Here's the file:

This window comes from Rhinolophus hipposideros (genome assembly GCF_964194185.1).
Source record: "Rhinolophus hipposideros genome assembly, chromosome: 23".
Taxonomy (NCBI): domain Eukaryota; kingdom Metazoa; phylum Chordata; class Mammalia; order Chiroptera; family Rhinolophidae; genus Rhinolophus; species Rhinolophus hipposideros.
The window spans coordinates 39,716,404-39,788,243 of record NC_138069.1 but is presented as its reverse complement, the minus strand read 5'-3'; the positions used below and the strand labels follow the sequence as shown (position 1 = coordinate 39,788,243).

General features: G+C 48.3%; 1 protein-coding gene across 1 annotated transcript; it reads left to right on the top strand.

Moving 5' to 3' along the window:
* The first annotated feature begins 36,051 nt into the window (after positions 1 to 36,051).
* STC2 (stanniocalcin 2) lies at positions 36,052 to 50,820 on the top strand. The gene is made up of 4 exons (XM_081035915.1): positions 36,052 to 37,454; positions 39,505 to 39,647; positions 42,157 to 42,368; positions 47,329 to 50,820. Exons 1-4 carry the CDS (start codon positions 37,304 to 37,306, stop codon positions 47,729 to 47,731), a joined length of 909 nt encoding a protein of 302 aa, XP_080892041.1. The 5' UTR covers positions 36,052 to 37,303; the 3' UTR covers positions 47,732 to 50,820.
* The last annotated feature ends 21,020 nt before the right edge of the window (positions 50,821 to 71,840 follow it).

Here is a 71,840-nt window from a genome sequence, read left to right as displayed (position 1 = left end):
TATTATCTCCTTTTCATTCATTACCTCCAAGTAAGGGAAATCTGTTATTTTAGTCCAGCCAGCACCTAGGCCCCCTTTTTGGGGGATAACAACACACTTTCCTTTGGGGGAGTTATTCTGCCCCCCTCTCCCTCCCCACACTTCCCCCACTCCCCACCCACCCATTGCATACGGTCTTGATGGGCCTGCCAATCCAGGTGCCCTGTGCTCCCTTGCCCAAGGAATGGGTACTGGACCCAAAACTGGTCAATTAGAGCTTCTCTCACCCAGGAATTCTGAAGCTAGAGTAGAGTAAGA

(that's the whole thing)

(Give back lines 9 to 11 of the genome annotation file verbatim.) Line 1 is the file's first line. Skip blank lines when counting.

* The last annotated feature ends 21,020 nt before the right edge of the window (positions 50,821 to 71,840 follow it).

Here is a 71,840-nt window from a genome sequence, read left to right as displayed (position 1 = left end):
TATTATCTCCTTTTCATTCATTACCTCCAAGTAAGGGAAATCTGTTATTTTAGTCCAGCCAGCACCTAGGCCCCCTTTTTGGGGGATAACAACACACTTTCCTTTGGGGGAGTTATTCTGCCCCCCTCTCCCTCCCCACACTTCCCCCACTCCCCACCCACCCATTGCATACGGTCTTGATGGGCCTGCCAATCCAGGTGCCCTGTGCTCCCTTGCCCAAGGAATGGGTACTGGACCCAAAACTGGTCAATTAGAGCTTCTCTCACCCAGGAATTCTGAAGCTAGAGTAGAGTAAGA